The United States is sliding toward a national debacle. Bible prophecy foretells that it will happen. The signs are growing ever more obvious.
But America will not be done. Eventually, every nation and empire on this earth will collapse. God revealed through the prophet Daniel that this will occur.
The God of heaven will set up his kingdom which shall never be destroyed. It shall break in pieces and consume all the kingdoms on earth. At the End Time, His kingdom will last forever.
For more information, read your bible.
Michael J. Fox Sarnia
I don't even know what to say about this - I've responded to a previous letter from Michael J. Fox (Sarnia) in December. He is a deluded fool with, apparently, no limit to his imagination. It's a shame that facts and truth don't get in the way of his horrid rants.
As a friend commented, "if there was a mushroom cloud destroying humanity, he would see a silver lining in it."
If his bible actually predicted this (it didn't) and predicts such horrible things in the future, it's not a god worth worshipping. If a god like this does exist, Michael better hope that he picked the right one. (You should pack some Astroglide just in case, Michael.)
Thursday, April 16, 2009
Richard Wiseman has published a couple of books, The Luck Factor and Quirkology. I have just purchase Quirkology but have not yet begun to read it. (I'm sure I'll post on that when I'm done. If you are in the Sarnia area and are looking for books, visit http://www.sarniabookkeeper.com/ in the Northgate Plaza.)
Richard has created a video - Colour Changing Card Trick. Take a view - he shows you how it is done. (If you've seen Penn & Teller recently in Las Vegas, you might recognize the idea.)
A blog that you might find interesting is that of Stephen Law. Stephen is a Philosopher and a wonderful presenter. His blog is accessible and his messages are pretty clear. I'm just waiting for Stephen to send me my copy of The War for Children's Minds. (Seriously, he's going to send me a copy - because I paid for it!)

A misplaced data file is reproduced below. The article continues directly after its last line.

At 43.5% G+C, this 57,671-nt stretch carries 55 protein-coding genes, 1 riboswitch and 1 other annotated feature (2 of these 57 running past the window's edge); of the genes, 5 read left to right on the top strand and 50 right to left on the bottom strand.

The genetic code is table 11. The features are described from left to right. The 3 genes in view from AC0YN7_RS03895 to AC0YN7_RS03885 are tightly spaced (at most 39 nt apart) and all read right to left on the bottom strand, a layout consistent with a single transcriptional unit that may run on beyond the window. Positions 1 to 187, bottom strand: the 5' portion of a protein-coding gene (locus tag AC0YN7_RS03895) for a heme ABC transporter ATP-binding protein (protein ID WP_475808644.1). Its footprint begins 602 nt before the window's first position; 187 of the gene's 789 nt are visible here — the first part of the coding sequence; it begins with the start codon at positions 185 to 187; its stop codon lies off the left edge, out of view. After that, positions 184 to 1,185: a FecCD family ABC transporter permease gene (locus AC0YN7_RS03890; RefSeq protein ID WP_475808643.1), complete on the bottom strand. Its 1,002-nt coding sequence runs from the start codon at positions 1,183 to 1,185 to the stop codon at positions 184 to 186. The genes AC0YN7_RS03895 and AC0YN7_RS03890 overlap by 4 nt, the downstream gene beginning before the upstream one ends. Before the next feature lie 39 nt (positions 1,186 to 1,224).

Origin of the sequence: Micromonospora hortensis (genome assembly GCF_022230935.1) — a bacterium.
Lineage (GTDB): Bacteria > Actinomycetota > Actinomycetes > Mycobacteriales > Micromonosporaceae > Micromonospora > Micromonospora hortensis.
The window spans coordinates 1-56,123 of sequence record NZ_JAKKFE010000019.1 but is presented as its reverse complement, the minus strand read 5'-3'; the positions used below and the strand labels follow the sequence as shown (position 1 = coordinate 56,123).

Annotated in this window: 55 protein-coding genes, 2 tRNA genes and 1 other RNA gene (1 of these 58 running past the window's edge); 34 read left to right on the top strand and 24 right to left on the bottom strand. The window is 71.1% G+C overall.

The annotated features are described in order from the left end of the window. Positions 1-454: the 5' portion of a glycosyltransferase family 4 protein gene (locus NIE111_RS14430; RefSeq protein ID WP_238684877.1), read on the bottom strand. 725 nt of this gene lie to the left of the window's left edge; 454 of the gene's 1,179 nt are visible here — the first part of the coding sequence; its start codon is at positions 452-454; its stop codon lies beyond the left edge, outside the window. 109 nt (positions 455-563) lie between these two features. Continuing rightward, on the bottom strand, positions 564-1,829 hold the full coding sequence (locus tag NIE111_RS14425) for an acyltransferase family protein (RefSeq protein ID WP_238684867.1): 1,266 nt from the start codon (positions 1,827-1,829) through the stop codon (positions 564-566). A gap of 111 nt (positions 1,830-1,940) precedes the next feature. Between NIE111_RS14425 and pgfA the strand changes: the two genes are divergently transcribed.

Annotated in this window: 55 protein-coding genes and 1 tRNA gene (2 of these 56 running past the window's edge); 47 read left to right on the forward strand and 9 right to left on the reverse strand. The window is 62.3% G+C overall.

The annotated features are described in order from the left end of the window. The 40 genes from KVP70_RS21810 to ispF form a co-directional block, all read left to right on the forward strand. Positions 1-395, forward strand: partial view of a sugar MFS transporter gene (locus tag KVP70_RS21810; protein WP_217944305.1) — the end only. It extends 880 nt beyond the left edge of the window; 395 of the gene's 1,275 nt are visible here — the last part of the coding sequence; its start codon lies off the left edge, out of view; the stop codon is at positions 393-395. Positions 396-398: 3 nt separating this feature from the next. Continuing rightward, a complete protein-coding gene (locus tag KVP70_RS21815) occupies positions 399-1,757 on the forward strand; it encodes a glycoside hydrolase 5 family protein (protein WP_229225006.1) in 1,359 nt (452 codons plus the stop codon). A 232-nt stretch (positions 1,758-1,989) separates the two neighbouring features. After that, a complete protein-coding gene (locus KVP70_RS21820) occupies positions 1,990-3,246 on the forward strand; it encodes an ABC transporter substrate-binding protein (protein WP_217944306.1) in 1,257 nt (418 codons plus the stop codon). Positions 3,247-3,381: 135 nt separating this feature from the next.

Someone I've mentioned a few times in my blog, James Randi and his James Randi Educational Foundation, have their own YouTube channel. I can't pick a favourite video, The Amazing Randi is truly inspiring. Enjoy!
As Bill Gates once said, "Just in terms of allocation of time resources, religion is not very efficient. There's a lot more I could be doing on a Sunday morning."
"I don't believe in psychics, I just go for the fun of it... but... I can't explain how the psychic knew that my mother died of cancer." or "Sure, it is only for fun but you have to admit that there are some things that can't be explained. I went to a psychic and he/she knew that I had surgery on my foot when I was young. How do you explain that?"
I don't have to admit that some things can't be explained when it comes to psychics. I have offered to explain a "reading" to them - many people have tapes of their readings - but none ever seem interested in that. (If you have a psychic reading that you'd like me to "evaluate", contact me at email@example.com - I'd be happy to do it!)
If psychics had this "power", they'd have claimed the million dollar prize from the woo-woo* debunker extraordinaire (and Canadian, I must add), James Randi.